The Art of Aquatic Cooking
Lotus tubers come in all shapes and sizes, and most importantly, in different textures and flavours. With all tubers, to be good tasting, they have to be big and fat. Do not use those that look thin and dehydrated. You'll be disappointed.
Most of the edible tubers we get in Malaysia are from China. This is usually in autumn, just before the plants go dormant and when lots of starch has been stored. They are usually about 2-3 inches in diameter and 8-12 inches long between the nodes. Select the smoother skinned tubers without splits or cracks.
Wash the tubers and scrub with a scouring pad or brush. Cut off the ends, about 0.25" from the nodes. You can then store the prepared tuber in a ziplock bag with water in the fridge for up to a week. Do not leave the tuber dry or store it with the nodes still on as it may sprout - which is not our purpose this time!
Cut to size for cooking, size depends on dish prepared. You'll need your sharpest knife. Keep soaking the tuber in clean water before cooking. Letting it dry out makes it tough.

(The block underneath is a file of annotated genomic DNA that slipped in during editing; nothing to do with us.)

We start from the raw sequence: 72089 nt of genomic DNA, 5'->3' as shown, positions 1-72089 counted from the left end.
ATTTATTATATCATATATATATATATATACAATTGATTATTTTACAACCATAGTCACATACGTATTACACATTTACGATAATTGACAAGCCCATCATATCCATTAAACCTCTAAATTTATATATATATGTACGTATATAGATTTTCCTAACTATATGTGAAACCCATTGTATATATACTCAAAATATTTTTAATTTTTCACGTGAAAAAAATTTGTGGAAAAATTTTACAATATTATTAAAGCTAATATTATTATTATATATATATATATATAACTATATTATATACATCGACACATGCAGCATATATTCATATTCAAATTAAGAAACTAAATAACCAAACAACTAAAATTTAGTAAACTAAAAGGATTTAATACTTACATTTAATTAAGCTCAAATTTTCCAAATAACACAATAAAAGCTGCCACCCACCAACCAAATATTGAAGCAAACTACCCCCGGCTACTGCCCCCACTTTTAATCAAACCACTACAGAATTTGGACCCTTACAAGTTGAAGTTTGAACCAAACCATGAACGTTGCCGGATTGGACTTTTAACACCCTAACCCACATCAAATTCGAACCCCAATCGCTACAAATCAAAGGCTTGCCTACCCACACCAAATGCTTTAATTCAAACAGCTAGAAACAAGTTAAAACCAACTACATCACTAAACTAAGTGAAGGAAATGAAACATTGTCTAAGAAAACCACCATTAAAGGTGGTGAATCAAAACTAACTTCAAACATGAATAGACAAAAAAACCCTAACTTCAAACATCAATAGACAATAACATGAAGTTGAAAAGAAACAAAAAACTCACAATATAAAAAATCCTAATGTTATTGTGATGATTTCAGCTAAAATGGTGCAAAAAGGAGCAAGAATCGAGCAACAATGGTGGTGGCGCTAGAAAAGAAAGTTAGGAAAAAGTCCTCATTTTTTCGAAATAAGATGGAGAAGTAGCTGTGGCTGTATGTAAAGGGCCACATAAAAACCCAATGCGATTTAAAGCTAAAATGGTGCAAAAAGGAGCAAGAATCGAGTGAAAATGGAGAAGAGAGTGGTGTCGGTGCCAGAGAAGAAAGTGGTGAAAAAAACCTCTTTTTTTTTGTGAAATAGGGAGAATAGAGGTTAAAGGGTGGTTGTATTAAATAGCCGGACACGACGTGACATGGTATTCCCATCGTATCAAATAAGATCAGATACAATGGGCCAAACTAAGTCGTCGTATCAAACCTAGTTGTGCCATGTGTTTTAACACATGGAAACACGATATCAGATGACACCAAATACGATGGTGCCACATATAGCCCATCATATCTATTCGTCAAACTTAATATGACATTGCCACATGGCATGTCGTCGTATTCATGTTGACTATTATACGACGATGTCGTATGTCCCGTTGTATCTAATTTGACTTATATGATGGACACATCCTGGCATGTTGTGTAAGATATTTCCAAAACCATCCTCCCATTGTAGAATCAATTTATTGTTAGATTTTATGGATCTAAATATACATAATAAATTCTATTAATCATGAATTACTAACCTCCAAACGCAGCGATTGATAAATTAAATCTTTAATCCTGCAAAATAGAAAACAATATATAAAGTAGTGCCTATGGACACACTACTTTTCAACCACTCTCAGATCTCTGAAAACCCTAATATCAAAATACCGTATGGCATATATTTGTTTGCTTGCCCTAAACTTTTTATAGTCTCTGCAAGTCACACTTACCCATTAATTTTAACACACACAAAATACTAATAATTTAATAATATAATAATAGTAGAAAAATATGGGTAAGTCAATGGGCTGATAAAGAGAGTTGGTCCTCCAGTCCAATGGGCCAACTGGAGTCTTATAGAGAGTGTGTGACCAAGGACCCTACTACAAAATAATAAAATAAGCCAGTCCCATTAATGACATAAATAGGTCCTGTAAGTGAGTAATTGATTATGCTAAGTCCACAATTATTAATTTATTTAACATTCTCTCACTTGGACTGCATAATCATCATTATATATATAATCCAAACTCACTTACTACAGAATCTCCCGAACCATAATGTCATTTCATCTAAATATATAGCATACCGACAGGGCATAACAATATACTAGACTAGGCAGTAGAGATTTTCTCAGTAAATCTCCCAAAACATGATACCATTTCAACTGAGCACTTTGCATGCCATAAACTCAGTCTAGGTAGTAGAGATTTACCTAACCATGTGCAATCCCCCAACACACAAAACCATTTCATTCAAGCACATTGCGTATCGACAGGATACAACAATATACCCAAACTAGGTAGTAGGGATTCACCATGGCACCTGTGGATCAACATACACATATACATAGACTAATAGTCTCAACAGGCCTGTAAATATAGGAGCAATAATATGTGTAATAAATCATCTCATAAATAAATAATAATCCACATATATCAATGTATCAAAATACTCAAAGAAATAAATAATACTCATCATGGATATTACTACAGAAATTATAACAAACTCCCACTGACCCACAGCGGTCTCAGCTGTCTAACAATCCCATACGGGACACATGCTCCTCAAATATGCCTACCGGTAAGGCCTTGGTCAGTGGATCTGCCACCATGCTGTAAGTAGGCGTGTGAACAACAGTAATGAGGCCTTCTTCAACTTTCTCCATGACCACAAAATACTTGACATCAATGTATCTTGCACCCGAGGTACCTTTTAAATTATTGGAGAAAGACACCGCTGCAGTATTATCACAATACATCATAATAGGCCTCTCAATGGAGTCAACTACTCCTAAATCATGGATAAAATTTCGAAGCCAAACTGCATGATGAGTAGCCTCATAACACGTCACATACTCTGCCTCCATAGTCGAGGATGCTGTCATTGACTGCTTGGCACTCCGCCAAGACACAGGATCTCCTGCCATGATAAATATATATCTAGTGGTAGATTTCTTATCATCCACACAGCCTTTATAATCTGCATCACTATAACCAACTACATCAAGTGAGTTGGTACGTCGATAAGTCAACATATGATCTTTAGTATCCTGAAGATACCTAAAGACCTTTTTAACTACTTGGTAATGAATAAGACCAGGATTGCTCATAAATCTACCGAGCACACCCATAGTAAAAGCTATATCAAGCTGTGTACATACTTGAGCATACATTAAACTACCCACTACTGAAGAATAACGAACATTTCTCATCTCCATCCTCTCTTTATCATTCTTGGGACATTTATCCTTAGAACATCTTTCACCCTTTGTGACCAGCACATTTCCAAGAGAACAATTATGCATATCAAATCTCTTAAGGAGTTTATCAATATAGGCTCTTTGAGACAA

You will notice an interesting thing when you cut lotus tubers,
the sap is like melted mozzarella - stringy! I believe mature
tubers are less stringy than the young ones. Take time to admire
the beautiful patterns within the tuber created by the air chambers.
Kids at school are taught to use slices to make prints.
Cooking times depend on the texture preferred. A quick fry will give a very crunchy texture like a raw carrot. Boiling for 10 minutes or so produces a texture of a hard cooked potato. Boiling longer does not soften it much more, unlike a potato. The textures vary somewhat with the type of lotus too. Locally grown Malaysian (tropical) lotus tubers are not as crunchy and fragrant as those hardy types from China. Note that this tuber will not mash like a potato.
Lotus Tuber Tempura
Fish & Lotus Tuber Stir Fry
Bean Sprout & Lotus Tuber Stir Fry with Crispy Bacon